Intel Corporation (INTC) is the technology leader that provides processors, chipsets, motherboards, server systems and other related products that are essential for our increasingly digital society. Intel recently touched a fresh 52-week low of $21.40 after declining 24% in the past six months to erase gains from earlier this year. Intel's stock has been unable to secure continued traction since the tech bubble burst and there are signs that the future is bleak for Intel. Despite being at its low, I would avoid Intel for the three reasons discussed below.
1. Trouble In A Post-PC World:
Intel derives the majority of earnings from components related to the traditional personal computer industry which unfortunately for Intel has been contracting. Consumers and enterprise customers are spending more and more time on portable devices such as tablets and are choosing to upgrade their personal computers more infrequently. Furthermore, Microsoft's (MSFT) Windows 8 adoption may be slower than many anticipate due to the stability of Windows 7 and the challenging economic environment. In essence, Microsoft did a very good job with Windows 7 so consumers and businesses will be slow to upgrade for a minimal perceived benefit. If Intel is unable to grow revenue significantly in the next year, I find it difficult to believe that the stock will appreciate.
2. AMD Is The Canary In The Coal Mine
Advanced Micro Devices (AMD) is one of Intel's chief rivals in the processor sector. AMD recently announced that it plans to fire up to twenty percent of its staff due to slow demand associated with the continuing global slowdown. This news sent AMD's share price down by nearly 15% on Friday and the stock has now declined 65% in the past six months. Despite having a market capitalization that is a mere two percent of Intel's market cap, AMD provides significant insight into Intel's future operations. As you might expect, smaller customers feel the impact of the economic slowdown more quickly so AMD's performance can be a leading indicator of Intel's future. I am not predicting that Intel will be forced to have massive layoffs, but this is a red flag to steer clear for now.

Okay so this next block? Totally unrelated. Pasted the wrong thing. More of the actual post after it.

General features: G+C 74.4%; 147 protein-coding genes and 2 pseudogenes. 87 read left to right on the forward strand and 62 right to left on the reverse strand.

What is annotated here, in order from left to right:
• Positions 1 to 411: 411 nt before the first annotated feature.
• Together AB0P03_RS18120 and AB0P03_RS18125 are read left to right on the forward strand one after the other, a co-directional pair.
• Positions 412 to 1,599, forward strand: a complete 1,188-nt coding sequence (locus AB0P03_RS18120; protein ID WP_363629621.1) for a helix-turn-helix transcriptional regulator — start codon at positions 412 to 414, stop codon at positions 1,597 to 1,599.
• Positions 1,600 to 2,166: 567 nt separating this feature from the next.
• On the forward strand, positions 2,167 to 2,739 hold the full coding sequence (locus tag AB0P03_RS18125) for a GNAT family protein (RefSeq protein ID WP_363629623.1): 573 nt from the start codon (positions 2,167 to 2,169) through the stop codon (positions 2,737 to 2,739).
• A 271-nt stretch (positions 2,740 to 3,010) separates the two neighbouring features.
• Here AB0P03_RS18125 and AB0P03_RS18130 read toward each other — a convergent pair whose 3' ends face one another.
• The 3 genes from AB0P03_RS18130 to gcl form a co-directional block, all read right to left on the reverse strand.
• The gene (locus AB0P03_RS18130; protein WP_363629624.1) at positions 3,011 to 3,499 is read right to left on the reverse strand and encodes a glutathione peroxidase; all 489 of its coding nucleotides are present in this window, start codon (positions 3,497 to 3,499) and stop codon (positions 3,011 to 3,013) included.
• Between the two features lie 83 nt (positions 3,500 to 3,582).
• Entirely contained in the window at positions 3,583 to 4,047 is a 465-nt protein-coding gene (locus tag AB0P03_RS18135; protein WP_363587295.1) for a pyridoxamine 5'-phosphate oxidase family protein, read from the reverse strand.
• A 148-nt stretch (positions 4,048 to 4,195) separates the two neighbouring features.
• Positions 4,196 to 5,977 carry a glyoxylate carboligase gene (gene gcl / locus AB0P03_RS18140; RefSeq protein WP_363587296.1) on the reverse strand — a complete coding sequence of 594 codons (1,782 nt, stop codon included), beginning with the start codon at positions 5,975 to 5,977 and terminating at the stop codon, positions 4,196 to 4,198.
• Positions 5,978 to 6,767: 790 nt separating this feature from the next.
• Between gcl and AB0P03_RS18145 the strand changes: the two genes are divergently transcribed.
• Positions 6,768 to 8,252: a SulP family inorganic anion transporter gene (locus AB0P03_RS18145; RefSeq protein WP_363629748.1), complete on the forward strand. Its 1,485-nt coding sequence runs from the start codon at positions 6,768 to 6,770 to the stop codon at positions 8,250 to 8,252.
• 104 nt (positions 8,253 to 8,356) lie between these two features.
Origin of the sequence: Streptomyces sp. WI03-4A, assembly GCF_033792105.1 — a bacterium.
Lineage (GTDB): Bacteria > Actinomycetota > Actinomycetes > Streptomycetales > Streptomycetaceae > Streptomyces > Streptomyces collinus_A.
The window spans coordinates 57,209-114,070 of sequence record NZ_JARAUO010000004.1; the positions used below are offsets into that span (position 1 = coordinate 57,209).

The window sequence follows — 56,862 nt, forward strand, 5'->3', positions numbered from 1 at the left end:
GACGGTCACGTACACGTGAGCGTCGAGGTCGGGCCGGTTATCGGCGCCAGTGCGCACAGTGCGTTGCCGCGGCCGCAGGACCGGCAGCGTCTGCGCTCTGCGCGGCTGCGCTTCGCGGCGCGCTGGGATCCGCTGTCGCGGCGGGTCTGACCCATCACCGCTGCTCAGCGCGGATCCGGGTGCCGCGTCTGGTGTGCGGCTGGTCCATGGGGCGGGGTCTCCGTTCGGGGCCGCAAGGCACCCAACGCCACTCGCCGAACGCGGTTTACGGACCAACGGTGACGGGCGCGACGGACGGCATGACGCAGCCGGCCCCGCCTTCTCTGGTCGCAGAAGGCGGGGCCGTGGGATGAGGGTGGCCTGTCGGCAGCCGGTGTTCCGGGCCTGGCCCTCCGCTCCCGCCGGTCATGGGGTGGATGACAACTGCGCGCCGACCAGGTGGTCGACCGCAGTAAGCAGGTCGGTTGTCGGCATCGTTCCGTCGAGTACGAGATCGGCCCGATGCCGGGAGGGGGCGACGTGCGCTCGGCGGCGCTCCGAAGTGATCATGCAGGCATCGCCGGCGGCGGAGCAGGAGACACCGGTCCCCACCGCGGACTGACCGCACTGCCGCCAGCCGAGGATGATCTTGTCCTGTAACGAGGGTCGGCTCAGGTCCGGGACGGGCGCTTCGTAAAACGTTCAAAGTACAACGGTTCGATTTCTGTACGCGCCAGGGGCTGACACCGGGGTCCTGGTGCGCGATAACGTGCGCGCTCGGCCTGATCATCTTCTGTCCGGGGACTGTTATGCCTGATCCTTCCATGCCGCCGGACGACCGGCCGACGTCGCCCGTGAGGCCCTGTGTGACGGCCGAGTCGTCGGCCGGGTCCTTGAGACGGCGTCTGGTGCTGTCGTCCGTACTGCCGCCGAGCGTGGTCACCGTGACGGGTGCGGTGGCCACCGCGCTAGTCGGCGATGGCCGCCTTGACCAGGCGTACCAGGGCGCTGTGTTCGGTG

3. Potential For A 15% Revenue Drop
Rumors have been circulating that Apple (AAPL) could drop Intel as the provider of the Mac processor chips. This speculation is not entirely farfetched as Apple has a history of switching processors to improve margins and performance. Most recently, Apple decided to develop its iOS processors internally with tremendous success. Apple now accounts for 13.6% of U.S. PC unit shipments and it has been steadily rising quarter-over-quarter as Apple's iPhone/iPad halo effect carries to Mac shipments. If Apple decides to execute on a plan in which it designs its own Mac chips, then Intel will be materially impacted. I do not believe that Apple will take such an extreme action anytime soon; however, this is a very real risk that deserves attention. This dark storm cloud will add uncertainty to Intel and keep its share price suppressed.
How To Play It:
The company is set to report fiscal Q3 2012 earnings on October 16. The second quarter earnings surpassed estimates as Ivy Bridge processor adoption was faster than anticipated. Intel recently lowered guidance for both revenue and earnings below the low-end of its previous range due to slower demand and margin compression. I do not expect Intel to drop precipitously after earnings, but next six-to-twelve months could be challenging for the company. Intel could be range bound in the low $20s for the foreseeable future. A Long Condor may be an advantageous strategy to capitalize on the future stagnation.
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Disclosure: I am long AAPL.
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